That, in large part, is up to you. A primary reason for consolidating our efforts is to broaden our base of support, capability, and leadership. We envision a more active, multi-faceted organization that does more than just host talking heads. We’ll gather at least once a month on the 4th Thursday of the month, and probably more often, once you figure out what other events you’d like.

Where do BeyondAgile events happen?
Our goal is to have many answers to this. As a result, we’ve worked to remove the impediment offered by bridges and commuting: for our monthly meetings, we hold our events in both Eastside and Seattle locations, through the semi-magic of videocasting. We’re experimenting: we’ve thought of trying to alternate the “real” physical meeting between sides of the lake. At this point, we’re only at the stage of using a semi-okayish video link between the two locations, and try *very* hard to make the meeting balanced between locations. That’s harder than it seems; come and help us work it out! We’re still dreaming of enabling people anywhere to attend through streaming video, even after the meeting’s already happened, but we need more knowledge, resources, and volunteers before that’s going to happen.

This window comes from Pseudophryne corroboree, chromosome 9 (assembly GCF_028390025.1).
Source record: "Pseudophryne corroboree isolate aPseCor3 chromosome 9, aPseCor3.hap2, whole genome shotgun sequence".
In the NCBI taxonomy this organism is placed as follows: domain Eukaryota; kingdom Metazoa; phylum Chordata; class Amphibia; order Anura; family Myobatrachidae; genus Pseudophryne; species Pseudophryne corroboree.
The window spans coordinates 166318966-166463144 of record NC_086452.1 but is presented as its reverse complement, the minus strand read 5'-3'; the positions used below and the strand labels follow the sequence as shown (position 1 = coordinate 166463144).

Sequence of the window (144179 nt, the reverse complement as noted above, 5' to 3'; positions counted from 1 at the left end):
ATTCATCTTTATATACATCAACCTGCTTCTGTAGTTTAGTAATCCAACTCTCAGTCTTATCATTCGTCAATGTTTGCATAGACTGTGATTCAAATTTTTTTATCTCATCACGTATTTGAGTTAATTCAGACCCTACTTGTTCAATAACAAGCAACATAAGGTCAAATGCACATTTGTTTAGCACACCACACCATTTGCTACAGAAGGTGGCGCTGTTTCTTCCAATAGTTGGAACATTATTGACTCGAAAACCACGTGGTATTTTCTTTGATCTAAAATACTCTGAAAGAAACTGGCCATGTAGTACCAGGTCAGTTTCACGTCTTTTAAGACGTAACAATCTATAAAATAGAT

I have question for you.
Great! Visit the Google Group (BeyondAgile) or send a message to beyondagile@taoproductions.com

Choking Productivity — Shared “Resources”

Posted by on 06 Mar 2009 | Tagged as: Agile, General, Leadership, Product Owner, Scrum

When introducing Scrum into an organization with many teams there are usually questions about particular roles and how they will work with teams. Questions that I have heard in the past are:

  • I work on features that cut across all or most of the teams, how can I possibly work with all of them?
  • I am the only person or part of a small group that supports all of the teams, how will they work with me?